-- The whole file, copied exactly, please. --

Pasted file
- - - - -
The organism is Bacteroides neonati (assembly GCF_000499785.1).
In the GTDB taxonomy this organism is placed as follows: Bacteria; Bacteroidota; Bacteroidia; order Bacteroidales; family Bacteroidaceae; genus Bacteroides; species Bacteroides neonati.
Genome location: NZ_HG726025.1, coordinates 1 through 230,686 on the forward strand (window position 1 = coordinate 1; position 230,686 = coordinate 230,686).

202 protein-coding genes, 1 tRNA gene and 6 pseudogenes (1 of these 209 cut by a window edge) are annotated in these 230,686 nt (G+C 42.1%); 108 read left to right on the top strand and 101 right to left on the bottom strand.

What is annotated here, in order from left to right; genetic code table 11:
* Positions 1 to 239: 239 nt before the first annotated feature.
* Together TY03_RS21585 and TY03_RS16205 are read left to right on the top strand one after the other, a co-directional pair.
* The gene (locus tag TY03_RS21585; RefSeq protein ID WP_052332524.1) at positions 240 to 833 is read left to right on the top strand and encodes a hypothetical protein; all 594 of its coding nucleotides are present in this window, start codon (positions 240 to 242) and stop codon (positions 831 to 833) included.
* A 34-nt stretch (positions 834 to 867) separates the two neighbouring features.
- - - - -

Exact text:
The organism is Bacteroides neonati (assembly GCF_000499785.1).
In the GTDB taxonomy this organism is placed as follows: Bacteria; Bacteroidota; Bacteroidia; order Bacteroidales; family Bacteroidaceae; genus Bacteroides; species Bacteroides neonati.
Genome location: NZ_HG726025.1, coordinates 1 through 230,686 on the forward strand (window position 1 = coordinate 1; position 230,686 = coordinate 230,686).

202 protein-coding genes, 1 tRNA gene and 6 pseudogenes (1 of these 209 cut by a window edge) are annotated in these 230,686 nt (G+C 42.1%); 108 read left to right on the top strand and 101 right to left on the bottom strand.

What is annotated here, in order from left to right; genetic code table 11:
* Positions 1 to 239: 239 nt before the first annotated feature.
* Together TY03_RS21585 and TY03_RS16205 are read left to right on the top strand one after the other, a co-directional pair.
* The gene (locus tag TY03_RS21585; RefSeq protein ID WP_052332524.1) at positions 240 to 833 is read left to right on the top strand and encodes a hypothetical protein; all 594 of its coding nucleotides are present in this window, start codon (positions 240 to 242) and stop codon (positions 831 to 833) included.
* A 34-nt stretch (positions 834 to 867) separates the two neighbouring features.